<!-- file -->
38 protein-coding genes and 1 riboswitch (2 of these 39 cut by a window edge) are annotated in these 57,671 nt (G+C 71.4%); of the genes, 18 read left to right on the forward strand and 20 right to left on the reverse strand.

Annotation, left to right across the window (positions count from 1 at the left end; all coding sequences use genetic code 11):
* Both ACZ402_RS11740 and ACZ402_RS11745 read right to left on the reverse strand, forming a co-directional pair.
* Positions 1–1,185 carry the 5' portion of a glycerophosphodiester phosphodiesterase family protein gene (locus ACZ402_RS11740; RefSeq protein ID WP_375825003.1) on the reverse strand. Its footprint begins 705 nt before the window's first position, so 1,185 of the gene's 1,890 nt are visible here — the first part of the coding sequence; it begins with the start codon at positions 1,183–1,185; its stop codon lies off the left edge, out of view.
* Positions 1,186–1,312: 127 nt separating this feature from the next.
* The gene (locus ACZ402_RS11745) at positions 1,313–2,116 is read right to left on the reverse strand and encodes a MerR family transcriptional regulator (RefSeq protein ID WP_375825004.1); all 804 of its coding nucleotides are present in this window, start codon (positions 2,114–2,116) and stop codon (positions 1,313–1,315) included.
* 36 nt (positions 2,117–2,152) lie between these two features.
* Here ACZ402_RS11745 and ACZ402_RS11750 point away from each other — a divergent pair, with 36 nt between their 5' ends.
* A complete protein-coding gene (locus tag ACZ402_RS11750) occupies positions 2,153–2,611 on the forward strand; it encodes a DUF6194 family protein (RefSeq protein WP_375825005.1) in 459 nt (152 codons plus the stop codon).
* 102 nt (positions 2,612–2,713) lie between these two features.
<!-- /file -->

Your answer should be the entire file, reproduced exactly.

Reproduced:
38 protein-coding genes and 1 riboswitch (2 of these 39 cut by a window edge) are annotated in these 57,671 nt (G+C 71.4%); of the genes, 18 read left to right on the forward strand and 20 right to left on the reverse strand.

Annotation, left to right across the window (positions count from 1 at the left end; all coding sequences use genetic code 11):
* Both ACZ402_RS11740 and ACZ402_RS11745 read right to left on the reverse strand, forming a co-directional pair.
* Positions 1–1,185 carry the 5' portion of a glycerophosphodiester phosphodiesterase family protein gene (locus ACZ402_RS11740; RefSeq protein ID WP_375825003.1) on the reverse strand. Its footprint begins 705 nt before the window's first position, so 1,185 of the gene's 1,890 nt are visible here — the first part of the coding sequence; it begins with the start codon at positions 1,183–1,185; its stop codon lies off the left edge, out of view.
* Positions 1,186–1,312: 127 nt separating this feature from the next.
* The gene (locus ACZ402_RS11745) at positions 1,313–2,116 is read right to left on the reverse strand and encodes a MerR family transcriptional regulator (RefSeq protein ID WP_375825004.1); all 804 of its coding nucleotides are present in this window, start codon (positions 2,114–2,116) and stop codon (positions 1,313–1,315) included.
* 36 nt (positions 2,117–2,152) lie between these two features.
* Here ACZ402_RS11745 and ACZ402_RS11750 point away from each other — a divergent pair, with 36 nt between their 5' ends.
* A complete protein-coding gene (locus tag ACZ402_RS11750) occupies positions 2,153–2,611 on the forward strand; it encodes a DUF6194 family protein (RefSeq protein WP_375825005.1) in 459 nt (152 codons plus the stop codon).
* 102 nt (positions 2,612–2,713) lie between these two features.